The United States had a major growth spurt in the 20th century when policymakers and developers formed cities with industry and efficiency at the heart of decision making: It was about expanding the highway system, getting cars from point A to B, building parking spaces for those vehicles and designing sprawling intersections for them to safely cross paths. Architects proposed “visionary” projects that, on paper, would improve urban life. However, the polar opposite occurred as they based their objectives on assumptions of what people required, not what communities desired.
As we consider what makes a place desirable, it boils down to championing people. The good news is that decades of top-down planning have given way to bottom-up innovation as the community is now welcomed at the table. Much of this formal community involvement is called participatory design, an umbrella term for workshops, activities, surveys, visioning sessions and interviews that call upon experiences and input from all stakeholders in a project—including the government, neighborhood members, developers and designers—not just the traditional decision makers at the top. The hope was that involving the community affected by a project would yield a stronger design.
Also called cooperative design or co-design, the participatory concept originated in Scandinavia and made its way to the United States in the 1960s. During this decade, pioneering activists like the great Jane Jacobs issued a rallying cry for planners to listen to people, take the pulse of a successful neighborhood and try to reverse engineer it for new initiatives instead of imposing predetermined master plans. In fact, it’s thanks to Jacobs that New York City did not demolish parts of the West Village and SoHo, two of the city’s most iconic enclaves, in favor of an expressway: While it would have supposedly improved traffic flow from Brooklyn to the Holland Tunnel, construction of the four-lane freeway would have razed Washington Square Park, which is a beloved public space and the heart of the community to this day. Her neighborhood-saving endeavors illustrate the root of the issue: As cities hold the purse strings for capital projects, rezoning and permitting development, bad design fundamentally boils down to bad policy.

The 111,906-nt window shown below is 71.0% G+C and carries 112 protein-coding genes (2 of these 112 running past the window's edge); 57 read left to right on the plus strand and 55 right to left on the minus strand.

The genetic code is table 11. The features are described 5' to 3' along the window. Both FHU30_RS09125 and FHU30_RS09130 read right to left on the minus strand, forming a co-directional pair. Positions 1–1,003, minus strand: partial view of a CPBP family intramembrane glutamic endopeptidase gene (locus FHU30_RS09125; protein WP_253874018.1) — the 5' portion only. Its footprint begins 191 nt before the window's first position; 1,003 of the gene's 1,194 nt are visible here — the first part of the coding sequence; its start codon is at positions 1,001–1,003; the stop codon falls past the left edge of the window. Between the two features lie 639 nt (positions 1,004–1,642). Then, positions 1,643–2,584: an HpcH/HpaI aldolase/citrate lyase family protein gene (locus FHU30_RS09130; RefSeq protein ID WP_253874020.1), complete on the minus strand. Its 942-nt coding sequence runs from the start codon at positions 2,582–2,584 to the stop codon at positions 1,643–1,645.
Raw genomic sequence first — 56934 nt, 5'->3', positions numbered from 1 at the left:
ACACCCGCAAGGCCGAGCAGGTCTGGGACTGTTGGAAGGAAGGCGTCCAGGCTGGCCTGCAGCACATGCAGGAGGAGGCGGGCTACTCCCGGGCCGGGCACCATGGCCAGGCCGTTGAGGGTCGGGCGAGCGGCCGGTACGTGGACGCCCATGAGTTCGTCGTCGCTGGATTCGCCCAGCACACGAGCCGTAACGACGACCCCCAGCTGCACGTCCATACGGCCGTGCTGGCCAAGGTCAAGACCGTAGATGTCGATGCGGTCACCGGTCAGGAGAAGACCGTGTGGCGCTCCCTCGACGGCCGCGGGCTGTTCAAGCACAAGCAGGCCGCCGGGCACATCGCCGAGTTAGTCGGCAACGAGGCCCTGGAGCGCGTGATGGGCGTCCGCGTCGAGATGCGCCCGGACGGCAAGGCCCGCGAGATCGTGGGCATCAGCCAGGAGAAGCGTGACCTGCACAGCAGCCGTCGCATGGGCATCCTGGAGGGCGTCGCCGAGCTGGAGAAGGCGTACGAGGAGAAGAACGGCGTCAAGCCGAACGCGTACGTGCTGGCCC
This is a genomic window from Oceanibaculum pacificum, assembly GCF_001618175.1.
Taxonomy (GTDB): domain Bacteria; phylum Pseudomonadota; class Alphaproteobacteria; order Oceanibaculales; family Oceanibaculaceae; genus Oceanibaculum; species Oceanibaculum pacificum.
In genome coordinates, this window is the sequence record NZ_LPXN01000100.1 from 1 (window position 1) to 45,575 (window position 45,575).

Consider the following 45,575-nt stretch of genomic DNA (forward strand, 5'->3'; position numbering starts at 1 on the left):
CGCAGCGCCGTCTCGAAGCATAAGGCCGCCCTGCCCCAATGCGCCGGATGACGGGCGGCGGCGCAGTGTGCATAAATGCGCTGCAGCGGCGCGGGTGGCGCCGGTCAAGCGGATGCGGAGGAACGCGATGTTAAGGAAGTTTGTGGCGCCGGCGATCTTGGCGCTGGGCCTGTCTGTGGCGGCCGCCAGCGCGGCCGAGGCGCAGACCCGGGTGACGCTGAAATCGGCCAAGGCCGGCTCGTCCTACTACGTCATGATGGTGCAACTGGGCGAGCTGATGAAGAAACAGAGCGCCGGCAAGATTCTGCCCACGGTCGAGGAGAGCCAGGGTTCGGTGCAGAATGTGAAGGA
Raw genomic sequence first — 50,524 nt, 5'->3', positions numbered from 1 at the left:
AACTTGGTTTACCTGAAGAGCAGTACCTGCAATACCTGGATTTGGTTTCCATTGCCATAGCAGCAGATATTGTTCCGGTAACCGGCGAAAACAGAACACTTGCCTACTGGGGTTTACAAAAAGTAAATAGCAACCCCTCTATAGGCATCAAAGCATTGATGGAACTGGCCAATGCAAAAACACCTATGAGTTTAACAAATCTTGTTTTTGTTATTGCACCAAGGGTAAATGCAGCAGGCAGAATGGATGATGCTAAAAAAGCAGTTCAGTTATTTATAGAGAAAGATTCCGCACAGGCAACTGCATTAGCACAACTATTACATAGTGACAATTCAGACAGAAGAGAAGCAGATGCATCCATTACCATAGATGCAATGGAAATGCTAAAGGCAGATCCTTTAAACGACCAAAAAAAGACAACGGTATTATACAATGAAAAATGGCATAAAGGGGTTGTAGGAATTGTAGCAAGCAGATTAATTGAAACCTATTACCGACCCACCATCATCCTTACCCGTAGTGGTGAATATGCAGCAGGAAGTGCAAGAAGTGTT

“Many of our policies are built out of fear,” says Jason Roberts, co-founder of The Better Block. His organization leads grassroots exercises on ways the community can improve their neighborhoods and also consults with local governments on how to incorporate citizen-led design into the bureaucratic process. “Rules are typically put in place because of the fear that something horrendous could happen—which could be valid, I don’t want to minimize that—but once you start constructing your community based on fear, your byproduct will be these structures that are inhumane,” Roberts says. A classic example of this notion of “hostile” or “defensive” architecture is park benches that people can’t lie on: Spacing the seats a certain way is a subtle modification intended to prevent homeless people from sleeping on them, but it also restricts how the seats are used by the rest of the population. “Your options are fear or love,” he says. “When you look at an environment built on love, you get an entirely different ethos: You get an area with a high quality of life that shines and is very human-centered.”
The Better Block started in 2010 when Roberts gathered a few friends together to stage a pop-up intervention in a section of Oak Cliff, a rougher neighborhood in Dallas, Texas. They banded together and spent an afternoon painting bike lanes, bringing in potted plants and trees, propping up a few café chairs and creating mock-ups of businesses in the empty storefronts. Once they were set up, they used the neighborhood like it was just another vibrant street. The hope was that by showing how easy it was to create a welcoming space in an area that was previously abandoned— thereby altering the psychology of the block—the city would take note and change some of its policies.
While the project was ephemeral (Roberts likens it to an art project), its effects weren’t. Their act of building an attractive and vibrant city block sparked community. Since then, his team has replicated this process of faux-placemaking across the country. “Time and time again, I see people come out to these projects and say, ‘I just want to work with my hands and do something,’” Roberts says. “Humans are made to move and made to be social. When people do some kind of physical activity together, it benefits the broader community and brings a sense of engagement.”
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